Formula 1 CEO and chairman Chase Carey was impressed by the "incredible passion" shown for motorsport during his visit to the 24 Hours of Le Mans last weekend where he was honoured as the official race starter.

Carey took over from Bernie Ecclestone as F1's ringmaster in January when Liberty Media completed its takeover of the sport, leading a new management team also featuring commercial boss Sean Bratches and sporting chief Ross Brawn.

Under Liberty, F1 appears more open to working with other series instead of competing directly against them, with Carey's appearance at Le Mans as the official starter being a symbol of that.

Carey was impressed by what he saw during his visit to the Circuit de la Sarthe, speaking warmly about the event that surrounded the race.

"In many ways it shows the incredible passion that exists for automotive sports in general, and the ability for them to be at the centre of something that is bigger in sport," Carey told reporters at the FIA Sport Conference in Geneva on Tuesday.

"Sport is there, but in many ways it seemed to be a weekend celebration, people who were just having a good time, enjoying it.

"Obviously it's a very special experience, people sleeping in fields to be part of it, or sleeping on the side of the roads. The volume of people, the way they participated in it, the breadth of that experience, I think was great."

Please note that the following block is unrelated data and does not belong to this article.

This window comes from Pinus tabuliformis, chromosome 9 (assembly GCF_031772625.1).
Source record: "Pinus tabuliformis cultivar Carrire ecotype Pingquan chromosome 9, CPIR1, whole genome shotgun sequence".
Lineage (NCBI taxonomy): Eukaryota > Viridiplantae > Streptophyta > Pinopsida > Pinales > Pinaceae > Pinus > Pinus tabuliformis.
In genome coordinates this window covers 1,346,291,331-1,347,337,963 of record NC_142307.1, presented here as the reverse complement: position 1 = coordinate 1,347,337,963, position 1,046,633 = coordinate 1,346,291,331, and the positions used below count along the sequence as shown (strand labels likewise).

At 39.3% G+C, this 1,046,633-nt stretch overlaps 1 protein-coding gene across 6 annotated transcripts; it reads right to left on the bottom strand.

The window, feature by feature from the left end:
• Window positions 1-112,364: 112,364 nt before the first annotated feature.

As with any sporting event, Carey said that there were things F1 could learn from Le Mans, particularly when it comes to making it a lasting experience for fans to remember.

"If I go to a Super Bowl, you go to a heavyweight fight, you go to an event like this, you go to a World Cup final - in any of them, good and bad, you can look at, 'I would have done this', 'I would have done that'," Carey said.

"I think it's somewhat unique, because it's a 24 hour event, so a lot of people aren't sitting in a seat for 24 hours, they sit and watch and go and then do something else, so there are a lot of other things to do that become part of the weekend experience.

"It's really a weekend experience with the race at the centre of it. Clearly people are enjoying themselves and doing things beyond just watching a race. I don't want to diminish the importance of the race, but it's something that is a bigger experience, a more memorable experience, than just going to watch a race and going home."



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